Agri-EPI Centre has invested in the Multi-spectral VTOL UAV which has a potential use as ground truth technology for other technologies and/or systems.

This UAV and sensing payload system can also be used for a variety of fruit orchard use-cases which include:
• Estimation of leaf area index
• Estimation of canopy volume
• Estimation of water stress
• Fruit biomass estimation
• Temperature variation across the orchard
• Temperature variation of specific plants over time
• Fruit count estimation

It can also be used in other agricultural areas which include:
• Pest infestation detection
• Quantity moisture levels
• Analyse wildlife damage
• Vegetation index creation like NDVI
• Crop counting
• Create 3D photogrammetry maps

For information on renting out our technical assets please contact team@agri-epicentre.com.

Agri-EPI hosts agri-tech focused tour for New Zealand delegation

This month Agri-EPI hosted a visit from Callaghan Innovation and Agritech New Zealand.

Beginning with a visit to one of their satellite farms, Kaiapoi Farm, farmer Robert Hodgkins showcased his new sheep dairy and discussed the realities of farming in the UK and opportunities for deployment of agri-tech.

Agri-EPI works with an extensive network of real commercial farms and research facilities in the UK and internationally, offering a platform through which innovators can verify the effectiveness of their new idea or technology in practice.Their farm network is key to connecting farmers with technology developers, advancing the adoption of agri-tech and enhancing the sustainability of farm businesses.

The next leg of the visit involved a tour of Agri-EPI’s new Agri-informatics building at Cranfield University and the shared Agri-EPI Centre and Crop Health & Protection – CHAP phenotyping glasshouse facility, a superb asset for companies to use for R&D and trials. They were joined there by representatives from the university, CHAP, and Innovate UK.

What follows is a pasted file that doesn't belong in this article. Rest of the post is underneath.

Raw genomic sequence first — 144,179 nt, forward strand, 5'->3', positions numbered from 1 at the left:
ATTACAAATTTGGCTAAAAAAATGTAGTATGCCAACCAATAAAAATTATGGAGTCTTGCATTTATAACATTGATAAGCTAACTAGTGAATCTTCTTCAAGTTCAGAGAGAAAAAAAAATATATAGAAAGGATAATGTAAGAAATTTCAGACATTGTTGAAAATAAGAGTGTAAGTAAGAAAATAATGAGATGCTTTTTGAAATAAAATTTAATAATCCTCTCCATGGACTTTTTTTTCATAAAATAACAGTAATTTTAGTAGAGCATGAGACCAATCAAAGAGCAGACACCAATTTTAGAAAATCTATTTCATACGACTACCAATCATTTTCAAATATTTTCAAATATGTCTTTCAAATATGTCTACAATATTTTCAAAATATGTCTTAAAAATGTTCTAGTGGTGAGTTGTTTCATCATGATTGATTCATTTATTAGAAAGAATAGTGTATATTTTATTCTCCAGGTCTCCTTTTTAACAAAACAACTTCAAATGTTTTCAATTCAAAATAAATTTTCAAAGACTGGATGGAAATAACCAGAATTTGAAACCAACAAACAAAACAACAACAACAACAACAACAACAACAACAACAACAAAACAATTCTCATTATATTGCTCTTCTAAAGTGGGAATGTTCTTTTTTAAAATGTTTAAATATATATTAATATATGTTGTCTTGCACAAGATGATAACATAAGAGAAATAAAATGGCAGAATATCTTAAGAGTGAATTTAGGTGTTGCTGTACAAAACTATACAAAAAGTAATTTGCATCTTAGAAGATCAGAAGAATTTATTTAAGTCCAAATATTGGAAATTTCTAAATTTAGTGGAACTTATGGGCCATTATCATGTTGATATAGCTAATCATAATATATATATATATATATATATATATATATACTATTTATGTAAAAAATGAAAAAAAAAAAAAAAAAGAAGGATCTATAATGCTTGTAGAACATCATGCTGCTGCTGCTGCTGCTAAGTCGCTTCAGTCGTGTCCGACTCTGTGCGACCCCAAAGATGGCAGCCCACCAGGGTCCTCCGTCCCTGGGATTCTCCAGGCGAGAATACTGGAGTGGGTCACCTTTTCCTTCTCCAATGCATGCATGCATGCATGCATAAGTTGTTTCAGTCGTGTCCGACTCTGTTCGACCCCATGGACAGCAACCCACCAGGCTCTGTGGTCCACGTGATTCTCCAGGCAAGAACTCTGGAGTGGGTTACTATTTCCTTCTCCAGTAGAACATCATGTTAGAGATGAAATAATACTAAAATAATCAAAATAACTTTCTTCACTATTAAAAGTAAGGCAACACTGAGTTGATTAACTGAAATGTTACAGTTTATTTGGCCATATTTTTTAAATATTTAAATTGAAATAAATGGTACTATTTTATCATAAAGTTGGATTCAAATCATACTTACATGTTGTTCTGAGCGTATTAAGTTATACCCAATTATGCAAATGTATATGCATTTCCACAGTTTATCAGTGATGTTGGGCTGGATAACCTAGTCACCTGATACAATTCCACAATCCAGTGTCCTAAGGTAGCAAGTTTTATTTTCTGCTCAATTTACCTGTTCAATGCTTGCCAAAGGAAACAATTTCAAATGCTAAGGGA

With a stopover to UK Dairy Day, they watched Agri-EPI members at MilktechNZ showcase their award winning CR-1 electronic cup removers, followed by a visit to Harper Adams University where Hands Free Farm demonstrated their autonomous combine harvester in action.

The final stop was Agri-EPI’s Midlands Agri-tech Innovation Hub where networking and discussions around UK funding and the potential for future collaboration took place.

Jane Lycett, International Business Development Manager at Agri-EPI, who coordinated the visit, said:

“It was great to host an inward mission of innovative agri-tech companies, led by Callaghan Innovation and Agritech New Zealand. The visit provided an opportunity to showcase a number of Agri EPI Centre’s facilities and expertise and discuss areas for future collaboration between UK and New Zealand.”